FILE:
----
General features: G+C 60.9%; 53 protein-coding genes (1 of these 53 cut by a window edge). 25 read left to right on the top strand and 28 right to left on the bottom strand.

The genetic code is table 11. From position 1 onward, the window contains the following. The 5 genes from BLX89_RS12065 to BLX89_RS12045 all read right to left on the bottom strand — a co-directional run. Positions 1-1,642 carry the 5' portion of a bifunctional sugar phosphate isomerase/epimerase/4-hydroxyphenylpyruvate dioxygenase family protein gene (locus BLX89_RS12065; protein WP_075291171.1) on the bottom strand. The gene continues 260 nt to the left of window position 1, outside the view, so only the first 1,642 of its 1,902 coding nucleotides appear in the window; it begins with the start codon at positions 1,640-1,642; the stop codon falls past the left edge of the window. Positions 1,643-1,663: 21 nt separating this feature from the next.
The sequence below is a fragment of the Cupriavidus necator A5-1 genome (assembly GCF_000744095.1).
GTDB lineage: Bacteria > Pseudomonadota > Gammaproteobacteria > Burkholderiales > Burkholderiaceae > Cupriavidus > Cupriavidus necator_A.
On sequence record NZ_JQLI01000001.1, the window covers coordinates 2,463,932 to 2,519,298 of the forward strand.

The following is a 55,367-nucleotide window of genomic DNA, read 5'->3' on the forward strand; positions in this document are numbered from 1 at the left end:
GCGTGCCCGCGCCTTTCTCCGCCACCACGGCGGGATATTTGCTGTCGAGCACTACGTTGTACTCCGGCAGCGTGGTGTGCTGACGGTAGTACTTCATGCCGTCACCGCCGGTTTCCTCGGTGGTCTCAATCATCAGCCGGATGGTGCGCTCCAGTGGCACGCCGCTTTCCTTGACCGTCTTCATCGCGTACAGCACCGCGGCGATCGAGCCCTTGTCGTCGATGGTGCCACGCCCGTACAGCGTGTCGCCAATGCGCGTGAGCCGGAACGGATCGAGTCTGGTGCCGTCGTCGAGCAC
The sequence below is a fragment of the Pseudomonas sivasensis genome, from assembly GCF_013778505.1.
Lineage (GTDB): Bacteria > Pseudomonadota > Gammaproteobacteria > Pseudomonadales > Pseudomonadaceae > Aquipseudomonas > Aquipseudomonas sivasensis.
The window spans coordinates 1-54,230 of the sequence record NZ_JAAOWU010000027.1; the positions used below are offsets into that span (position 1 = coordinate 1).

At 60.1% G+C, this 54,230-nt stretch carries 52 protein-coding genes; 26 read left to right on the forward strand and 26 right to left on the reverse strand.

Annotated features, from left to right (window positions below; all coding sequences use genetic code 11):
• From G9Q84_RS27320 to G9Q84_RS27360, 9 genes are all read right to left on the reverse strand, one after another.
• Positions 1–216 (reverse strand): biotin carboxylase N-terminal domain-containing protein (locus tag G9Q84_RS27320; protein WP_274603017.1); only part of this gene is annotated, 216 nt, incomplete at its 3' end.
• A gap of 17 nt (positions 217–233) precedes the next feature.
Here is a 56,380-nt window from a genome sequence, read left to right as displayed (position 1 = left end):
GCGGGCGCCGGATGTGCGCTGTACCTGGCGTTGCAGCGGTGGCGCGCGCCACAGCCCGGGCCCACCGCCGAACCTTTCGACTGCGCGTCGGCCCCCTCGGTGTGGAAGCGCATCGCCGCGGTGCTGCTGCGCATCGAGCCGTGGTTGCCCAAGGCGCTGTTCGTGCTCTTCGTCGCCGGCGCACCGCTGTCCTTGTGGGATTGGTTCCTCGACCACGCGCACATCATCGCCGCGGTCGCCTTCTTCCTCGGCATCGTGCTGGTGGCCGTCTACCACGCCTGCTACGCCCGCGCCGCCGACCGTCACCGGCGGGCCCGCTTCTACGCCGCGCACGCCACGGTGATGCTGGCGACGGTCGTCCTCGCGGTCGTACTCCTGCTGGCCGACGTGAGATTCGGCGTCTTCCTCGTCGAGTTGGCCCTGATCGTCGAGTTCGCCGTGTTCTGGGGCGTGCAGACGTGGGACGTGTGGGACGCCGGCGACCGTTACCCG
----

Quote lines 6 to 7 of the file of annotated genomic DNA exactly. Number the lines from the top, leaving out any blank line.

The following is a 55,367-nucleotide window of genomic DNA, read 5'->3' on the forward strand; positions in this document are numbered from 1 at the left end:
GCGTGCCCGCGCCTTTCTCCGCCACCACGGCGGGATATTTGCTGTCGAGCACTACGTTGTACTCCGGCAGCGTGGTGTGCTGACGGTAGTACTTCATGCCGTCACCGCCGGTTTCCTCGGTGGTCTCAATCATCAGCCGGATGGTGCGCTCCAGTGGCACGCCGCTTTCCTTGACCGTCTTCATCGCGTACAGCACCGCGGCGATCGAGCCCTTGTCGTCGATGGTGCCACGCCCGTACAGCGTGTCGCCAATGCGCGTGAGCCGGAACGGATCGAGTCTGGTGCCGTCGTCGAGCAC